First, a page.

Breakfast aficionado and food writer Emily Miller is eager to shake up the food industry with her healthy cereal brand, OffLimits — and her moment is now.
“I feel like the timing is right,” she said during a New-York Historical Society panel discussion on March 12, “and we’re facing a lot of challenges that I think might have crushed us any earlier, doing this. But now, we’re really fighting through it.”
Miller’s new brand is lighthearted and spunky, and features two pioneering mascots: Dash is an energetic and “over-achieving” female-identifying bunny, while Zombie is chilled-out and non-binary. Cereal mascots before the inception of OffLimits, according to the founder herself, have never been female.
Miller spoke about her business venture — and about the history of gender in the food industry more broadly — with “Diners, Dudes & Diets” author Emily Contois, moderated by author and longtime former Editor-in-Chief of Food & Wine, Dana Cowin. They talked about diet culture advertising, the different forms of masculinity tied up in food consumption and the future of the industry, folding in tidbits from their recent projects and research. The talk, titled “Tasty Characters: Gender and Marketing in the Food World,” coincided with the Historical Society’s Diane and Adam E. Max Conference on Women’s History, which this year revolves around the theme of women in journalism.
The switch to online events last spring was itself a major change of pace for the New-York Historical Society. Normally, the group would host panel discussions and other events in one of three spaces, which could seat anywhere from roughly 50 guests to over 400, according to Senior Vice President and Chief Historian Valerie Paley. During the pandemic, the New-York Historical Society has expanded its reach with free Zoom events, like the “Tasty Characters” panel discussion, and more flexible timing, since live events are also posted online after the fact.
“This was really kind of a boon to our larger mission to bring women’s history to a broader public,” explained Paley, who is also the director of the Historical Society’s Center for Women’s History.
“Diners, Dudes & Diets”
The theme for this year’s celebration of Women’s History Month — which would normally be condensed into a single day at the Historical Society but now spans the spring — unites a range of events, from a panel on “soft news” to a discussion with “She Said” author Megan Twohey and fellow journalist Irin Carmon on the #MeToo movement. The Center for Women’s History, which Paley said at the beginning of the panel discussion is the “first initiative of its kind in the nation within the walls of a major museum,” was launched in 2017.
During the “Tasty Characters” talk, Contois drew upon information from her 2020 book “Diners, Dudes & Diets” — which explores how food brands market traditionally feminized products, like yogurt or diet plans, to men — to investigate the deep-rooted historical ties between food and gender.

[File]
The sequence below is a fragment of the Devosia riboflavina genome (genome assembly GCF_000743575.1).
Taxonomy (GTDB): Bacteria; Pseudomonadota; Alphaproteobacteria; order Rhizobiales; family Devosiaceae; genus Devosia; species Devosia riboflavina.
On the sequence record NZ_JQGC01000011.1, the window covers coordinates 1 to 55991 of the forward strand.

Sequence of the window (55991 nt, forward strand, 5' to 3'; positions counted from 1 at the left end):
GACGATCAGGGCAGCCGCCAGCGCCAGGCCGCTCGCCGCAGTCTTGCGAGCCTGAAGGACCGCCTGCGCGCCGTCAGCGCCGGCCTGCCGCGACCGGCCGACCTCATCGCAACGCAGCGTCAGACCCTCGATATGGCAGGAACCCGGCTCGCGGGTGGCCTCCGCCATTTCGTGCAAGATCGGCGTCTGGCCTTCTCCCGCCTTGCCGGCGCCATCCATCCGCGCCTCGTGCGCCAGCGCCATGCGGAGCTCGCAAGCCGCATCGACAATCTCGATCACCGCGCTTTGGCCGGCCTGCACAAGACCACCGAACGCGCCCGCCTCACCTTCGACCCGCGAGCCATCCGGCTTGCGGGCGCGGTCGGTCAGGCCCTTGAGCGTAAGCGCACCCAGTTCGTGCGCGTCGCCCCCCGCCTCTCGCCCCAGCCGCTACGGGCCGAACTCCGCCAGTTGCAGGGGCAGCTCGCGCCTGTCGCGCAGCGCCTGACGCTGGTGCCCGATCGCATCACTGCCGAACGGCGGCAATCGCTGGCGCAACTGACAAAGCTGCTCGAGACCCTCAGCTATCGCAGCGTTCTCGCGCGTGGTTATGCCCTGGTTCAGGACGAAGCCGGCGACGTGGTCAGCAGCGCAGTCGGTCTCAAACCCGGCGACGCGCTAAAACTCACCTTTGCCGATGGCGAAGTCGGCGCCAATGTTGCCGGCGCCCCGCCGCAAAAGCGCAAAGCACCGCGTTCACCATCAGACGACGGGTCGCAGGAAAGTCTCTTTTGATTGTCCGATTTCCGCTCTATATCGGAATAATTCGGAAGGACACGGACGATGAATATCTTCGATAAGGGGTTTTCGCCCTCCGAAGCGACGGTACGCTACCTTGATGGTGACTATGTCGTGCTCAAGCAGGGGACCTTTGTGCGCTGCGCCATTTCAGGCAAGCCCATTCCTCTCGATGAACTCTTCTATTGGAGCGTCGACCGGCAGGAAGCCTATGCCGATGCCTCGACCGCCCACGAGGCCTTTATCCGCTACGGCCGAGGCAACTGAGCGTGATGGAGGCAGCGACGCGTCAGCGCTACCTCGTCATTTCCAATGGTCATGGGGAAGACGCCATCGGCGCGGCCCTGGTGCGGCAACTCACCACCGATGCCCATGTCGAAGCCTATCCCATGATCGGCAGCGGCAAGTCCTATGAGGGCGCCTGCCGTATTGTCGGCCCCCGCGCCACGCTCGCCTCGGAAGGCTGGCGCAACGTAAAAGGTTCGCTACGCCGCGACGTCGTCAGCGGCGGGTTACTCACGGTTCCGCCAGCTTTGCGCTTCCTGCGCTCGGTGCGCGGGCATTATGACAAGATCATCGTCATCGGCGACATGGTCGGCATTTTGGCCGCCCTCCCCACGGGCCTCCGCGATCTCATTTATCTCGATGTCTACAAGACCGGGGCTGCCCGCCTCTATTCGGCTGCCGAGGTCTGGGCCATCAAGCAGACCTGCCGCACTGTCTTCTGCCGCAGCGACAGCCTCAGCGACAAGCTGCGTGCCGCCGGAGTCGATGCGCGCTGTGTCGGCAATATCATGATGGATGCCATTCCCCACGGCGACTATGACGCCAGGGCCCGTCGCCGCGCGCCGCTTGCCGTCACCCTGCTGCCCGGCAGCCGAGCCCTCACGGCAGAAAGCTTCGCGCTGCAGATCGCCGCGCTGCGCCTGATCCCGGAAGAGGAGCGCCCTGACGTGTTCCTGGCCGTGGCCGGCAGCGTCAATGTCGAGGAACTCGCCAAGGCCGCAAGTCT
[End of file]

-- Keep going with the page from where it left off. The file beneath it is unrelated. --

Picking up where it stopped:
Specifically, she noted that while women have long been the ones to purchase food for their families, it’s men who risk jeopardizing their masculinity by consuming certain products. “The foodscape has done a lot of damage,” she said, “in really assigning very binaristic understandings of what femininity is, what masculinity is.”
“Even though I’m studying the twenty-first century, right, the crisis that we’re in right now,” Contois said in an earlier moment, “the way you really understand it is to look back.”
The marketing-created persona of the “dude,” which Contois explained denotes a lax, “insincere” attitude, allows men to dip into more stereotypically feminine food choices without calling their masculinity into question.
She also pointed to a history of longing for simpler, more traditional interactions with food (and ways of life) during moments of social and cultural upheaval. Even looking at the current moment, both Contois and Cowin agreed that the growing interest in plant-based foods in the U.S. reveals a lasting tinge of gendered expectations in the food industry.
“There are cultures who have eaten nothing but vegetables, you know, for millennia, but we seem to need to make substitutions,” Cowin said. “And, you know, I think there is something gendered about that ... that you need a ‘burger.’ Do we really need an Impossible Burger?”
With OffLimits, Miller hopes to break away from gendered food industry norms — and reimagine outdated modes of advertising, while she’s at it.
“Our tagline is ‘We’d never put you in a box. Boxes are for cereal.’ very intentionally, because we don’t want to tell you what to do,” she explained. “You deserve to have something sugary, sweet, delicious, amazing!”
In addition to tackling themes of gender, Miller’s cereal mascots speak to more modern-day understandings of mental health. She believes that young people — often the primary targets of cereal marketing — speak more freely today about anxiety and depression than in years past.
When Cowin asked about the consumer response thus far, Miller didn’t hold back; sometimes, she senses that people don’t relate to her mission. These are the same people, she suspects, who aren’t game to challenge gender norms in “real life,” either.
But the good stories are promising.
“People start talking to the characters,” Miller said. “They’ll send us DMs, they’ll send us emails, and they’ll address it to Dash or Zombie. They really get it, and it just — it warms my heart so much.”
Author Emily Contois noted that while women have long been the ones to purchase food for their families, it’s men who risk jeopardizing their masculinity by consuming certain products.